A Parisian Cafe by Ilya Repin, 1875
By Faith Duval –
The commercial art of the 1940s and 1950s, to which Vintage Advertising Art is dedicated, represents the swansong of the grand tradition of French advertising art. That tradition can be traced back to the poster art of late nineteenth century Paris. Paris at this time was going through the Belle Époque, the so-called ‘beautiful era’, a long period of peacetime prosperity spanning the 1870s to the First World War. It has come to be seen as a time of enjoyment and innocence, predating the horrors of world war and the economic convulsions to come.
Among the pioneers of the late-century poster mania were Jules Chéret, Henri de Toulouse-Lautrec and Alphonse Mucha. Chéret’s invention of the colour lithography technique in the mid-1860s was instrumental in turning the boulevards of Paris into virtual art galleries, where passers-by delighted in seeing this new, colourful form of modern art displayed. The posters’ subjects included the exciting night-life of Paris, its cabarets and theatres, and the newly flourishing luxury goods market – its fashion and fragrance available in the new department stores springing up over the city, consequences of the heady boomtime.
These path-breaking poster artists were influenced by a myriad of sources, including Japanese ukiyo-e, the woodblock prints which depicted its own world of luxury consumption and entertainment enjoyed by the merchant class. From this source comes the absence of shading, the use of block colours and thick black outlines characteristic of many Belle Époque posters. Japan had opened its doors to the West in the 1850s for the first time in centuries, and despite its unmistakeably Parisian character, poster art as much as any other cultural phenomena of the time reflected an increase in world cultural exchange owing to a period of expanding global trade and transportation.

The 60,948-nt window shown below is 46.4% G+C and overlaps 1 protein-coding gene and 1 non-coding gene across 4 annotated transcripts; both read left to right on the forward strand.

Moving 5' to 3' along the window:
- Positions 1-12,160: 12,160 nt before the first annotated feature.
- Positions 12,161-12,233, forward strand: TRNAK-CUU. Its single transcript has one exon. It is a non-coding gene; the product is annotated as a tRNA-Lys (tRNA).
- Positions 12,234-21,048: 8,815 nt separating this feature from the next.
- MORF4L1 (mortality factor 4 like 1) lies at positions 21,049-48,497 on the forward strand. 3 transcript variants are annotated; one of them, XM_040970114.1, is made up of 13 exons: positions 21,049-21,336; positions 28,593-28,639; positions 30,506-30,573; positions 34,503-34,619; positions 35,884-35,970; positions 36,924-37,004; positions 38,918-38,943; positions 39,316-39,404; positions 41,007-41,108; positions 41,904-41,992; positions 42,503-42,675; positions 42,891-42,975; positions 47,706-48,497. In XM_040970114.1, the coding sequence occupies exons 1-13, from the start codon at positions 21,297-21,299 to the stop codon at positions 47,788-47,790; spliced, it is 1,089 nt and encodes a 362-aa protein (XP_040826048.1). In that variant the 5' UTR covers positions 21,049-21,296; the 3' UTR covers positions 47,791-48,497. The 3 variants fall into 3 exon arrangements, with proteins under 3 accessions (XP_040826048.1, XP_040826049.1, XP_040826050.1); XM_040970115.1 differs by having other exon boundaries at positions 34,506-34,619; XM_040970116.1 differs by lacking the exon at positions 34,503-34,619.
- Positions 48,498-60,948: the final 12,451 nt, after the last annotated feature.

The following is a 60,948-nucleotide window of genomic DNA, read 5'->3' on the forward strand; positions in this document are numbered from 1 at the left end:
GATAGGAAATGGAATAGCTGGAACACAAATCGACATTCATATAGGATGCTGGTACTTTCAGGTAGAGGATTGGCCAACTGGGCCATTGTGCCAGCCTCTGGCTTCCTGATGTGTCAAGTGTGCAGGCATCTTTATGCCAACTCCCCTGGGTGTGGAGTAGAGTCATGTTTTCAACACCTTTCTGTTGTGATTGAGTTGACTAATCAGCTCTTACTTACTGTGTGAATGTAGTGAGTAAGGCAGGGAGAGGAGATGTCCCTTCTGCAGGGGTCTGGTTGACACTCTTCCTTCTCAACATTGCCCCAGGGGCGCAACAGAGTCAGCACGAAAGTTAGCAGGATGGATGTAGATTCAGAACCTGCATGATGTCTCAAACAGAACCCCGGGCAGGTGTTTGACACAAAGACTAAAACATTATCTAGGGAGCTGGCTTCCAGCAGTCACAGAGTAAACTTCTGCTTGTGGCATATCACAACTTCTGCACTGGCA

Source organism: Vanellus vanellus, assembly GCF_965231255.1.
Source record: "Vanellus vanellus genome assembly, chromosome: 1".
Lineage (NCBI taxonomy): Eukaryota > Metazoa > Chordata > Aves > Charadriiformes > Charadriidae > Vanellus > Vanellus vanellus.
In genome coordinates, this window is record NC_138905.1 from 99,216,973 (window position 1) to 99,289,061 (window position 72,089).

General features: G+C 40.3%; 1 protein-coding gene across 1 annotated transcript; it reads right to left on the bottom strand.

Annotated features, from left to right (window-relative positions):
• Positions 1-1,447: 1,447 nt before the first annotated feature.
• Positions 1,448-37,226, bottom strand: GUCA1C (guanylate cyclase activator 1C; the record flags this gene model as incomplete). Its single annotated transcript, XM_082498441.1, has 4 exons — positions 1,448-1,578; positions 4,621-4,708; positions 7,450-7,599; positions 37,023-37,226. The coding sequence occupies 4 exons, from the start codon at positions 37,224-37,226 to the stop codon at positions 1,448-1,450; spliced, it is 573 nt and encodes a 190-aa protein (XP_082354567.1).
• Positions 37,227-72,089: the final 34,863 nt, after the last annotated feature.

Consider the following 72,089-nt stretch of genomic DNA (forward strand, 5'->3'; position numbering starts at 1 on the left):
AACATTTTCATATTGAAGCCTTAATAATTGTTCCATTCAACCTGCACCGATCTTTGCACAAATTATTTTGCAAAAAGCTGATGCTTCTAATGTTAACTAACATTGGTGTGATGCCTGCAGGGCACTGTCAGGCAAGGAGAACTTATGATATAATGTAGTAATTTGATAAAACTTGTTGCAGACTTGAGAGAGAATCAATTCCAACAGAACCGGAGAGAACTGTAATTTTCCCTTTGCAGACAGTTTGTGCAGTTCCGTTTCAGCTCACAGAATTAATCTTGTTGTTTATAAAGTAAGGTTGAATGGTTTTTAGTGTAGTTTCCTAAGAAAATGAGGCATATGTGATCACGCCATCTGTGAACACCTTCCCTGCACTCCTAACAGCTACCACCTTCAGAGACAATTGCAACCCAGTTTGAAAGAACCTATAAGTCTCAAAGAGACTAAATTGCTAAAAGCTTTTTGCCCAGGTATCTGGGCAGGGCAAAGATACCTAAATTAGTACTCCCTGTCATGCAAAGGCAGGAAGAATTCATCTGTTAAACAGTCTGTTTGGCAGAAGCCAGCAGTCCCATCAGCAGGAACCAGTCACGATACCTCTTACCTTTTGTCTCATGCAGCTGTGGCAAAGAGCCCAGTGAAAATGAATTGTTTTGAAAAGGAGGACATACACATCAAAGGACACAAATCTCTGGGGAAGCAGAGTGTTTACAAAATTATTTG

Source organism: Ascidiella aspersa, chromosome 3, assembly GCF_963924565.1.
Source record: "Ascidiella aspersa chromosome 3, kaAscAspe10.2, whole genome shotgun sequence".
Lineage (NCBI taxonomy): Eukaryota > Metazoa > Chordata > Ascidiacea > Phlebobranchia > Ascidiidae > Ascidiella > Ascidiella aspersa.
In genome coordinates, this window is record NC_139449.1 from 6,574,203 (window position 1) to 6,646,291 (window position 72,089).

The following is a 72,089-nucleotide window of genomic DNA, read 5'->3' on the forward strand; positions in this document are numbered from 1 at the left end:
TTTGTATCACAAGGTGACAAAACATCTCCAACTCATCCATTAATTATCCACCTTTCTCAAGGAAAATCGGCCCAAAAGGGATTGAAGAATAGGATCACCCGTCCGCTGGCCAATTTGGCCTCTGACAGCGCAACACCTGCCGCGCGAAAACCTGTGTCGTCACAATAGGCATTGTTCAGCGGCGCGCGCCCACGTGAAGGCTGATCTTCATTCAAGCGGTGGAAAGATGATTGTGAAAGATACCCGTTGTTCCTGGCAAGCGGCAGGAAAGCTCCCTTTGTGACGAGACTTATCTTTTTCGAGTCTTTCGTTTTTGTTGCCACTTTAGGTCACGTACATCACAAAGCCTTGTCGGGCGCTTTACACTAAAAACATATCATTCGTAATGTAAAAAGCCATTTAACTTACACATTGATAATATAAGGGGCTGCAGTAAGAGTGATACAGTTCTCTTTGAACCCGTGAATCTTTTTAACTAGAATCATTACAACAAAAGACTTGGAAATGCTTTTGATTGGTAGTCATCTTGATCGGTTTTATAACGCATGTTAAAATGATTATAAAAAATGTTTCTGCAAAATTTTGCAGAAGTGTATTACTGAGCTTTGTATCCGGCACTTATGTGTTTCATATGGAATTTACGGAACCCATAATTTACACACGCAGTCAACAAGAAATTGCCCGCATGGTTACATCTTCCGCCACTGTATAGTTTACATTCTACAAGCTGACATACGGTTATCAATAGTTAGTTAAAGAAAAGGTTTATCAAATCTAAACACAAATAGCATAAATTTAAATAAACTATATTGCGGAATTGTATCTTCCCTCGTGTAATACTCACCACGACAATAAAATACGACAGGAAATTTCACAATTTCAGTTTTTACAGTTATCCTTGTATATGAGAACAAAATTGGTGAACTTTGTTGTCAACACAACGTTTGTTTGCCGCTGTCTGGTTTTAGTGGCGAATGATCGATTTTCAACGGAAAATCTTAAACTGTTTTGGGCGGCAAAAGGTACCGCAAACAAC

Quinquina Dubonnet, Apéritif, Dans tous les Cafés by Jules Chéret, 1895
Belle Époque Paris could boast a vast cultural wealth – the impressionist composers, Debussy, Satie and Saint-Saens lived and worked there along with the painters Picasso and Matisse; Stravinsky first achieved international renown with his ballet scores performed in Paris; the novelists Victor Hugo, Emile Zola and Marcel Proust all developed their radical visions of industrial modernity within its perimeter. Its brasseries, cabarets and cafes were beloved by tourists and sophisticated locals alike. Paris at that time was called ‘Ville Lumière’, the city of light, famed for the rows of gaslights that shone along its grands boulevards, and then for the pioneering electric lights which came into use in the 1870s. It was also, incidentally, home to the first neon advertising, displayed in 1912. During that era Paris hosted three universal expositions; in 1878, 1889 and 1900 – huge events celebrating the art, fashion, commerce and technology of the city.
Amidst this cultural fecundity, Chéret’s colourful art posters elevated the advertising poster to a work of art. Initially regarded as monstrosities by critics, the efforts of Chéret, Toulouse-Lautrec and others turned the commercial poster into a genuine art form, celebrated by writers and featured in exhibitions and books. In 1896 Chéret capitalised on the mania for posters by bringing out a monthly collection of the finest art posters printed in miniature form for private, home viewing by subscribers. It was the connoisseurs, the collectors and entrepreneurs who preserved the poster tradition.
Lance Parfum Rodo by Alphonse Mucha, 1896
There are notable parallels between Belle Époque Paris and post-war Paris, where a revival of fashion, luxury consumer culture and advertising art came together as a beacon to the world: peace and newfound economic prosperity, with an attendant cultural optimism, were hallmarks of this era. Without the collectors, critics and dealers of old, the posters of the Belle Époque might have fallen into obscurity. The same is true of the commercial art that followed in the 1940s and 1950s advertisements for fashion and luxury goods. We hope that our work at Vintage Advertising Art helps to preserve and protect that cultural tradition for the future.